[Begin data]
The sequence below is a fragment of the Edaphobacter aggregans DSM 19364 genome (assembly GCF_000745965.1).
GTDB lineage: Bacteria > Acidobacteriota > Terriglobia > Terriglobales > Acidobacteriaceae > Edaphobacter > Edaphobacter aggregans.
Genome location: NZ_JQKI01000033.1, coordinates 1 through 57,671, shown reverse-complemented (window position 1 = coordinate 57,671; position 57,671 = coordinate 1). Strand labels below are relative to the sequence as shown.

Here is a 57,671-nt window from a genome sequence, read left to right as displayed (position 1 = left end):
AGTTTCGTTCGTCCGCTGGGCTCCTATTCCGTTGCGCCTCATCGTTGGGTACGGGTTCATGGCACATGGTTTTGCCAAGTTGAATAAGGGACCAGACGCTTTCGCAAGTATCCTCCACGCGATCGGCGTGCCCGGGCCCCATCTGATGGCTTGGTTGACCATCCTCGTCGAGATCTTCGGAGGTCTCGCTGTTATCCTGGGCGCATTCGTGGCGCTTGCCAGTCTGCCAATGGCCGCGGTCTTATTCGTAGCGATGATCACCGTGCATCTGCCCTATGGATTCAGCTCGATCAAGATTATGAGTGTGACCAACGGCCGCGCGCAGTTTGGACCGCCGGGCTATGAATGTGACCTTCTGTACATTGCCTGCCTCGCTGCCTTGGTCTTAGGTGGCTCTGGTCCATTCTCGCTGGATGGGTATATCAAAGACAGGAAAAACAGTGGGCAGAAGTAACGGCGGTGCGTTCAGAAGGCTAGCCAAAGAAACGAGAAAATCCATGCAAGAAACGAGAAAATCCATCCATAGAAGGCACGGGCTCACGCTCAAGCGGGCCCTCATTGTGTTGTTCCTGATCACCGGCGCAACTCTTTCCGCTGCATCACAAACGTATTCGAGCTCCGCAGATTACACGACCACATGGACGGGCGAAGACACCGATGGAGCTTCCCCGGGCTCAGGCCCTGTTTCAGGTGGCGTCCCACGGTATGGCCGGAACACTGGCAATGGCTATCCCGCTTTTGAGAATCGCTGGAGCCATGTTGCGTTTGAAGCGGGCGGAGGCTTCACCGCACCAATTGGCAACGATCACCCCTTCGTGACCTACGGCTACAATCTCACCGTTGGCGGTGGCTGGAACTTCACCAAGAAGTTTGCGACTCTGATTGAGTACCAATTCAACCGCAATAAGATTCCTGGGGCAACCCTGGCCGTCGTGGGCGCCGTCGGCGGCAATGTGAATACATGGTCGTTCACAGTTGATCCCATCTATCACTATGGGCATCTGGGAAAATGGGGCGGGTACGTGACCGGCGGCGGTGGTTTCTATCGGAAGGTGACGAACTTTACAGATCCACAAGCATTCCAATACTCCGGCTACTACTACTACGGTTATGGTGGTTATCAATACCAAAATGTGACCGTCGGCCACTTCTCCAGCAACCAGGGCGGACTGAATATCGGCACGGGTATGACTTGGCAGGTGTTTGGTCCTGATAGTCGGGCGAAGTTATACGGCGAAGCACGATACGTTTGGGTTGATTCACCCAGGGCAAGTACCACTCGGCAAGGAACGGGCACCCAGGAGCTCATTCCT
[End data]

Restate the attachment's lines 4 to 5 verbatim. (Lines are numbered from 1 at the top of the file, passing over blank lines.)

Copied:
Here is a 57,671-nt window from a genome sequence, read left to right as displayed (position 1 = left end):
AGTTTCGTTCGTCCGCTGGGCTCCTATTCCGTTGCGCCTCATCGTTGGGTACGGGTTCATGGCACATGGTTTTGCCAAGTTGAATAAGGGACCAGACGCTTTCGCAAGTATCCTCCACGCGATCGGCGTGCCCGGGCCCCATCTGATGGCTTGGTTGACCATCCTCGTCGAGATCTTCGGAGGTCTCGCTGTTATCCTGGGCGCATTCGTGGCGCTTGCCAGTCTGCCAATGGCCGCGGTCTTATTCGTAGCGATGATCACCGTGCATCTGCCCTATGGATTCAGCTCGATCAAGATTATGAGTGTGACCAACGGCCGCGCGCAGTTTGGACCGCCGGGCTATGAATGTGACCTTCTGTACATTGCCTGCCTCGCTGCCTTGGTCTTAGGTGGCTCTGGTCCATTCTCGCTGGATGGGTATATCAAAGACAGGAAAAACAGTGGGCAGAAGTAACGGCGGTGCGTTCAGAAGGCTAGCCAAAGAAACGAGAAAATCCATGCAAGAAACGAGAAAATCCATCCATAGAAGGCACGGGCTCACGCTCAAGCGGGCCCTCATTGTGTTGTTCCTGATCACCGGCGCAACTCTTTCCGCTGCATCACAAACGTATTCGAGCTCCGCAGATTACACGACCACATGGACGGGCGAAGACACCGATGGAGCTTCCCCGGGCTCAGGCCCTGTTTCAGGTGGCGTCCCACGGTATGGCCGGAACACTGGCAATGGCTATCCCGCTTTTGAGAATCGCTGGAGCCATGTTGCGTTTGAAGCGGGCGGAGGCTTCACCGCACCAATTGGCAACGATCACCCCTTCGTGACCTACGGCTACAATCTCACCGTTGGCGGTGGCTGGAACTTCACCAAGAAGTTTGCGACTCTGATTGAGTACCAATTCAACCGCAATAAGATTCCTGGGGCAACCCTGGCCGTCGTGGGCGCCGTCGGCGGCAATGTGAATACATGGTCGTTCACAGTTGATCCCATCTATCACTATGGGCATCTGGGAAAATGGGGCGGGTACGTGACCGGCGGCGGTGGTTTCTATCGGAAGGTGACGAACTTTACAGATCCACAAGCATTCCAATACTCCGGCTACTACTACTACGGTTATGGTGGTTATCAATACCAAAATGTGACCGTCGGCCACTTCTCCAGCAACCAGGGCGGACTGAATATCGGCACGGGTATGACTTGGCAGGTGTTTGGTCCTGATAGTCGGGCGAAGTTATACGGCGAAGCACGATACGTTTGGGTTGATTCACCCAGGGCAAGTACCACTCGGCAAGGAACGGGCACCCAGGAGCTCATTCCT